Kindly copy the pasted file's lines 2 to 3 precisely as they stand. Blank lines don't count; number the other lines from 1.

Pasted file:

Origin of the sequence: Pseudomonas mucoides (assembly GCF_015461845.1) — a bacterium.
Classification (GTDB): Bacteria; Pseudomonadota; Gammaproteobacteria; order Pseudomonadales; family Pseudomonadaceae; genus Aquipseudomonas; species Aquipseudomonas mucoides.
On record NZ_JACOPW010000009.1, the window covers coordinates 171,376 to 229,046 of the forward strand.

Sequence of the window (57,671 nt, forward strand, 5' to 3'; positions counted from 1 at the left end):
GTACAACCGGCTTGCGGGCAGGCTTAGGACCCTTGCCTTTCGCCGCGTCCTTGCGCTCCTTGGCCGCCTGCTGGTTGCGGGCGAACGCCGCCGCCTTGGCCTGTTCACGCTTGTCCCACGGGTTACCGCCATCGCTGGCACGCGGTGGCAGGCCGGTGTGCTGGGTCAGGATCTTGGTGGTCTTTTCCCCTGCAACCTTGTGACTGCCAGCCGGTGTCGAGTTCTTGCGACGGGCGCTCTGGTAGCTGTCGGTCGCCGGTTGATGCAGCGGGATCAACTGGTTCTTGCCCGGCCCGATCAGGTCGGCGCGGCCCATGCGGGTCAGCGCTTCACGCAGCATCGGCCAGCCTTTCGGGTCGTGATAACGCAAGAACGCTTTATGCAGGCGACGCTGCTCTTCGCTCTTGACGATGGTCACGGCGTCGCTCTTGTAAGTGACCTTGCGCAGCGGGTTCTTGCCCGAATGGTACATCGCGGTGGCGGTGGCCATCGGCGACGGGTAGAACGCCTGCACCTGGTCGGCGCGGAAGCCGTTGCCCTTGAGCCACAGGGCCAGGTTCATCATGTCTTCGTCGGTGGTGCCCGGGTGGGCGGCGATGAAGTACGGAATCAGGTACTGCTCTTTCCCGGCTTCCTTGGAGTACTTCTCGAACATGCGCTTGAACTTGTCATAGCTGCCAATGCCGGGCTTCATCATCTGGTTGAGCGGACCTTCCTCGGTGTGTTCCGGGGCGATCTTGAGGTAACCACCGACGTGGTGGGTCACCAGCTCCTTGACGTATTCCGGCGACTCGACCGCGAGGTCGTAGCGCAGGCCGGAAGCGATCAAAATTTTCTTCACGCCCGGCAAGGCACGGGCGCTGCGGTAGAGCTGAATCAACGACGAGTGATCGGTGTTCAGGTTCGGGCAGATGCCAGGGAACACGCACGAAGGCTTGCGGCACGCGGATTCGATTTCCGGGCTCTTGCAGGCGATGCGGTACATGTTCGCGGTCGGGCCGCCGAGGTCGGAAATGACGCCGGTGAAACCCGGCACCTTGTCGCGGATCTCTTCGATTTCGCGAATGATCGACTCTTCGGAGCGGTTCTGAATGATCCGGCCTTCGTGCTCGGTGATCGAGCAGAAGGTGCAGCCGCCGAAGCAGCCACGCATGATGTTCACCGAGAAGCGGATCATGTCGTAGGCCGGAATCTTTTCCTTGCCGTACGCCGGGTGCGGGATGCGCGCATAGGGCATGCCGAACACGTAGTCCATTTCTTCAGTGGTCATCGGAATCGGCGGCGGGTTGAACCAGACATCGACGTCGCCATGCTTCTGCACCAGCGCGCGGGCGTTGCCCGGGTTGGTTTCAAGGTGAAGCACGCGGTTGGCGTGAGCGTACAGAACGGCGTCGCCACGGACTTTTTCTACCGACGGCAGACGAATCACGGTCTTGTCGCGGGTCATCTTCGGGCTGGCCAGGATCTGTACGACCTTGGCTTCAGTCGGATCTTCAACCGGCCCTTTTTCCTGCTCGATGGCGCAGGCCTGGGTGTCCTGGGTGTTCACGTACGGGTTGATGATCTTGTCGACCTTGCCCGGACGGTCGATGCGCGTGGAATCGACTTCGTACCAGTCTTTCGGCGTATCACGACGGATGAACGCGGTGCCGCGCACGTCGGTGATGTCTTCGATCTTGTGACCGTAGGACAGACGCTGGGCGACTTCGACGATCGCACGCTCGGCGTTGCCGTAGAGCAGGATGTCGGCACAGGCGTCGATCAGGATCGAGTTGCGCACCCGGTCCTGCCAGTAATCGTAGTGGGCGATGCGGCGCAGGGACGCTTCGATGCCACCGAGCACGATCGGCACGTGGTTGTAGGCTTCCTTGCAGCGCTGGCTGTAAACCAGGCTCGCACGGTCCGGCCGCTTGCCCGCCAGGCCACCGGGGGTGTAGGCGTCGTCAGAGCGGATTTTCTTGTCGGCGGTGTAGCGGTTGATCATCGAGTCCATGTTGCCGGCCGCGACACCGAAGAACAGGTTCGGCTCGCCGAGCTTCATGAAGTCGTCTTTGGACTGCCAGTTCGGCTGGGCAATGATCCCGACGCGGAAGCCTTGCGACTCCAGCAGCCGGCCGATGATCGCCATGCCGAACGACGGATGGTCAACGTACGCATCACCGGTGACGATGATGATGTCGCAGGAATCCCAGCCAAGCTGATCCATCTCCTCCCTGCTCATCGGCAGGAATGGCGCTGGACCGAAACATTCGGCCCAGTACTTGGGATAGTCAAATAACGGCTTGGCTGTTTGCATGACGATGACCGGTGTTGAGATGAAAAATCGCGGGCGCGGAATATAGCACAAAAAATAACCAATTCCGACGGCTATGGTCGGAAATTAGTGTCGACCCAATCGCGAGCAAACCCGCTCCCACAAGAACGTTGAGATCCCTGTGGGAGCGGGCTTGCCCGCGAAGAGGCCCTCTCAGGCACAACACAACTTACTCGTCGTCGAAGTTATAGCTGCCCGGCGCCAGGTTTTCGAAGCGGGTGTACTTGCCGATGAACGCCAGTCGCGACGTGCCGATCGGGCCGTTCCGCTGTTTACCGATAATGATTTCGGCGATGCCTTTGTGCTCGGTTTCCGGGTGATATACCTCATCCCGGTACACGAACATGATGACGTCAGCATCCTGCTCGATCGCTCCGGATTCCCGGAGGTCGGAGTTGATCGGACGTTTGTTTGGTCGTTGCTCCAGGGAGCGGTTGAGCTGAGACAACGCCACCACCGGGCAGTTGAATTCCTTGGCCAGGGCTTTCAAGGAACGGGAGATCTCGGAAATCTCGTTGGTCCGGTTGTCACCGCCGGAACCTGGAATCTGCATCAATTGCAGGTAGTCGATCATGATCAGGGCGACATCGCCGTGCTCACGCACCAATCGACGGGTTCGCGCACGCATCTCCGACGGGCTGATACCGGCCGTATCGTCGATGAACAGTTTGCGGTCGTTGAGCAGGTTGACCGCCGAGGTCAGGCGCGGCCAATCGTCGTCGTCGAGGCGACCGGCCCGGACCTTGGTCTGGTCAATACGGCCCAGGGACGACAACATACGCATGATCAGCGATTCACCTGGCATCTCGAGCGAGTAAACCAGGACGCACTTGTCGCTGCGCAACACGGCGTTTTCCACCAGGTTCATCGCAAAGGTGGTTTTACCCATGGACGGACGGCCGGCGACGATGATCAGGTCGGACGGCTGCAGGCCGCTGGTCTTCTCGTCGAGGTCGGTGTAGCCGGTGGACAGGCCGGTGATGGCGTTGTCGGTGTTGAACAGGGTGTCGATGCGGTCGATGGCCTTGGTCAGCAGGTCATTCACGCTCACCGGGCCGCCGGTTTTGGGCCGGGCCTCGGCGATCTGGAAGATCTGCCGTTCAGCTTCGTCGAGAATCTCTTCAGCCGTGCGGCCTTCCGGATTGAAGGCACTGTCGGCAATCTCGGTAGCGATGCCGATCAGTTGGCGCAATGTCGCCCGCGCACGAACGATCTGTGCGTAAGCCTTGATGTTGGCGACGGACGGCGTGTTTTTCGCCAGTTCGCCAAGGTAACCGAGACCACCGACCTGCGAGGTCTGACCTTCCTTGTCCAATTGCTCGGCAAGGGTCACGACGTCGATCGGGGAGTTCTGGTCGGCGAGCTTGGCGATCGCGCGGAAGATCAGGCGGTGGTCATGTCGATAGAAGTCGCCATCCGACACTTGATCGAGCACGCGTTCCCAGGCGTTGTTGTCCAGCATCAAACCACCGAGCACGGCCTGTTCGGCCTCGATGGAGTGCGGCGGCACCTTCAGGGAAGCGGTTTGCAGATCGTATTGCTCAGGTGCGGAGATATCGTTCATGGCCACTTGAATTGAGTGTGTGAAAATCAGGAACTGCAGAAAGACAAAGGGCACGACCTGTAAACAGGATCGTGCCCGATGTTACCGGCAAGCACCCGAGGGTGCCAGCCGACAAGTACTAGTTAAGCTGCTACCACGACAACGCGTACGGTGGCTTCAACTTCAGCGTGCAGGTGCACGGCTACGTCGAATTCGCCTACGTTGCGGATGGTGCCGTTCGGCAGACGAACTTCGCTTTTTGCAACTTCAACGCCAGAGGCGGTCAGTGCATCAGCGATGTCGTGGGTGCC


Classification (GTDB): Bacteria; Pseudomonadota; Gammaproteobacteria; order Pseudomonadales; family Pseudomonadaceae; genus Aquipseudomonas; species Aquipseudomonas mucoides.
On record NZ_JACOPW010000009.1, the window covers coordinates 171,376 to 229,046 of the forward strand.